Tamil Diplomat

Indian labourer sells kidney in Sri Lanka?

A complaint lodged by daily-wage earner Santosh Gawli in Akola police station in India has exposed an international kidney racket linking to Sri Lanka. reports  the New Indian Express.

This was exposed after the individual called ‘Gawli’ in his complaint said that an Indian PAN card agent, Devendra Shirsat, had cheated him of `1 lakh (Indian Rupees) and said he travelled to Sri Lanka to sell his kidney. They could not understand how a daily wage earner could afford to visit a foreign country. When they started investigating, they stumbled upon an international racket of smuggling human kidneys, according to the NIE.

Shirsat had taken Gawli to Sri Lanka and had promised to pay him `4 lakh for his kidney, but paid just `3 lakh. This made Gawli lodge the complaint.

Gawli had agreed to sell his kidney to repay `20,000, which he had taken from moneylender Anand Jadhav. Jadhav had made Gawli and Shirsat meet, and had told Gawli that he would have to sell his kidney to repay the debt.

BJP leader and MLC from Buldhana, Pandurang Phundkar, says that moneylenders are forcing the poor to sell their kidneys. “If the poor refuse, the moneylenders threaten to take possession of their homes. Even if a poor is promised `4 lakh for his kidney, moneylenders and their agents earn over `10 lakh for one kidney. In the Legislative Council, I’ll  demand stern action against moneylenders,” he said.

Shirsat and Jadhav have been arrested. Superintendent of Police Chandrakishore Meena said at least five more victims of the kidney racket have lodged complaints after the duo’s arrest. “According to law, a kidney donor has to appear before the district medical council with a will to donate his organ. Organ donation has to be voluntarily. Indian kidney donation laws are very strict and do not allow any transaction of money,” Meena said.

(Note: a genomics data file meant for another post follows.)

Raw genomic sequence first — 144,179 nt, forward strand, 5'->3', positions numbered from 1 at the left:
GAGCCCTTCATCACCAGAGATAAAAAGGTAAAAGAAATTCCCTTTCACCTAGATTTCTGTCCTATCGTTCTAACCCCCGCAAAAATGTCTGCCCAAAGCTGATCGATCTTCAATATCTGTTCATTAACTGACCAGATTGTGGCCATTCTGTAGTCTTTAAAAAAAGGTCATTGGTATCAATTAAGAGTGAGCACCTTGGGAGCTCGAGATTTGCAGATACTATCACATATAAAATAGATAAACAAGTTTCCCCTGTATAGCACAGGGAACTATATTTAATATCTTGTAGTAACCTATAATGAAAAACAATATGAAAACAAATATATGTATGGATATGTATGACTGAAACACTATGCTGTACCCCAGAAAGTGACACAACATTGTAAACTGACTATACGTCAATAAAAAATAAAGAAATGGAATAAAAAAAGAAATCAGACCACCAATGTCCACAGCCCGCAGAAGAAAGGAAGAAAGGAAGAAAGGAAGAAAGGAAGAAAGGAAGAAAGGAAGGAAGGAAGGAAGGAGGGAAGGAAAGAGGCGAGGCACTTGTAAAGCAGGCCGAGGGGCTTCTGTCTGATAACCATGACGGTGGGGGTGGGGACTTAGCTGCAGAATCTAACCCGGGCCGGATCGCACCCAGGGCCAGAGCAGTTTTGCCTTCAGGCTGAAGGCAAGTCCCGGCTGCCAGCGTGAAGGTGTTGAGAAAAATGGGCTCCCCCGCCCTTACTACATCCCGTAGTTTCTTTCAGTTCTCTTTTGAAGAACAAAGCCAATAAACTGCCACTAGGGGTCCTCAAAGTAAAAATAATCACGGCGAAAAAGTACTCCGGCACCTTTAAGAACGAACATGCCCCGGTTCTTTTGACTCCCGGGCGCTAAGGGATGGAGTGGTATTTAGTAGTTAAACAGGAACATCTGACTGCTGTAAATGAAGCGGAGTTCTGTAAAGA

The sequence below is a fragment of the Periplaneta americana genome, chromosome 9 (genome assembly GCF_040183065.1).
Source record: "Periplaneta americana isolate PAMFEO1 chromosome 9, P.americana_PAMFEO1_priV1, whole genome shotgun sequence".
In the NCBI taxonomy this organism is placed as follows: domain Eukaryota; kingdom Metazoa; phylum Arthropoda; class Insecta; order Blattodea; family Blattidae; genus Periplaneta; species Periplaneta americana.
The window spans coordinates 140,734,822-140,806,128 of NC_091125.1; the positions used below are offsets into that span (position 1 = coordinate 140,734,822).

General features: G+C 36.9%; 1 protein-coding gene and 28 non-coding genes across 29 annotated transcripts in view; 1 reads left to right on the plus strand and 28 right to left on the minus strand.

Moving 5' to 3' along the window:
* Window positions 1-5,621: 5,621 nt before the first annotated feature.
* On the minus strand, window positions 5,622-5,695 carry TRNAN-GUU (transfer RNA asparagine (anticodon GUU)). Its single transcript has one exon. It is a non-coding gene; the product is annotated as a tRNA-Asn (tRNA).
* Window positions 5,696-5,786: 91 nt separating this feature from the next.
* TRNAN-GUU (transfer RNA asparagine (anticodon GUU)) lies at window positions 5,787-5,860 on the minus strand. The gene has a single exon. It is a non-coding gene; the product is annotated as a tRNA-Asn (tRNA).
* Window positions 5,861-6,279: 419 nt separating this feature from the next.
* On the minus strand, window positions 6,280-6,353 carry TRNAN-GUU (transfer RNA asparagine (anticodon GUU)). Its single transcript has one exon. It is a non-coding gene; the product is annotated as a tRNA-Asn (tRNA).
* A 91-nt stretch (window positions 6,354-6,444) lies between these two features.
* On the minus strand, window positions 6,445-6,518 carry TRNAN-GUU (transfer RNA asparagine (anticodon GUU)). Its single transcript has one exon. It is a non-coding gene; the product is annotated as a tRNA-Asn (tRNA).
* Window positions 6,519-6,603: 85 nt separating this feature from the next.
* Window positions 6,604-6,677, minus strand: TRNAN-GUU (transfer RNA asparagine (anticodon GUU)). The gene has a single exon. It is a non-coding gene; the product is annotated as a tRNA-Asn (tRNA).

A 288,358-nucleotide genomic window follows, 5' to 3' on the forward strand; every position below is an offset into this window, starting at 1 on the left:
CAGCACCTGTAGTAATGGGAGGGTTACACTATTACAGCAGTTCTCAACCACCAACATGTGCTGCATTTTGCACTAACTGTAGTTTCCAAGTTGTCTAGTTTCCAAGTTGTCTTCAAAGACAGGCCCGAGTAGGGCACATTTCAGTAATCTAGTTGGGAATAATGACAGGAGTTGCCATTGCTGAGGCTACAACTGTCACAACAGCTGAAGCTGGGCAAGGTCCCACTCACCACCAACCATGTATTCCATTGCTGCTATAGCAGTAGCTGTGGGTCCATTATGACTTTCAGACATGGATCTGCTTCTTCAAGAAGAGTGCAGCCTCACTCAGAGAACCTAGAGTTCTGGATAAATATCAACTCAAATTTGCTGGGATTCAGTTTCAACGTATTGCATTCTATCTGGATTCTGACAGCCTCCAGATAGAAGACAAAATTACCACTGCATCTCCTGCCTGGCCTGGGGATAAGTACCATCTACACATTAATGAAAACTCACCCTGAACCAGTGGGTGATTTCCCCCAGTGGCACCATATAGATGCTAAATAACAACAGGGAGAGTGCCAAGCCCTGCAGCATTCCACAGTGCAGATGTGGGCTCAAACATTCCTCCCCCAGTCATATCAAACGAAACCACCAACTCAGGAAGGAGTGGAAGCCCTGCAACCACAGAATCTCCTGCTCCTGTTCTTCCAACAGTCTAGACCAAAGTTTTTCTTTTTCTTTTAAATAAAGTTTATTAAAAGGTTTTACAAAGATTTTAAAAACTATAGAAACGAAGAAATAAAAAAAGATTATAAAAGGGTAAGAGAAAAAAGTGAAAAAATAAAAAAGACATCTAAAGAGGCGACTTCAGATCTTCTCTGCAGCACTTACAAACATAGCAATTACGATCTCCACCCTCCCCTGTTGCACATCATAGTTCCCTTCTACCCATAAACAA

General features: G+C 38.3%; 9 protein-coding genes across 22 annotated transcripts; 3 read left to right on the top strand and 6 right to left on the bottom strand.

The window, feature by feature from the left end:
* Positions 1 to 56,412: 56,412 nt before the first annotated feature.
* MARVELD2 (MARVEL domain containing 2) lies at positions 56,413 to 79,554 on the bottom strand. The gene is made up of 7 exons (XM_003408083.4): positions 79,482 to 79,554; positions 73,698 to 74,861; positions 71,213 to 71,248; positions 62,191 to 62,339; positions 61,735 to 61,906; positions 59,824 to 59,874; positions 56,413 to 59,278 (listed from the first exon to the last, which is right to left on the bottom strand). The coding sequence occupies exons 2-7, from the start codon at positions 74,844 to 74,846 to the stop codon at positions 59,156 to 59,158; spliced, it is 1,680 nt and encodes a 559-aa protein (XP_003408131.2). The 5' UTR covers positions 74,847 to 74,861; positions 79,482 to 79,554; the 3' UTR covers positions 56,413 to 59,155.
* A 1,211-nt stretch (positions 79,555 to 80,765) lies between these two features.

Shirsat’s interrogation led the police to Shivaji Koli, mastermind of the racket. Koli, who works as a laboratory assistant in Walva, Sangli, has contacts in Mumbai, Pune and in Gulf countries for selling kidneys. He travelled to Sri Lanka several times and has earned a lot of money.

“Koli has an updated knowledge on kidney transplantation and laws pertaining to it. He can recall several hundred phone numbers of his clients in India and abroad. His habit of not writing the numbers anywhere had become a hurdle in our investigation,” a police officer said.

Maharashtra Health Minister Deepak Sawant said: “We have recommended that the Union government tighten the laws to prevent malpractices in organ transplantation.” (NIE)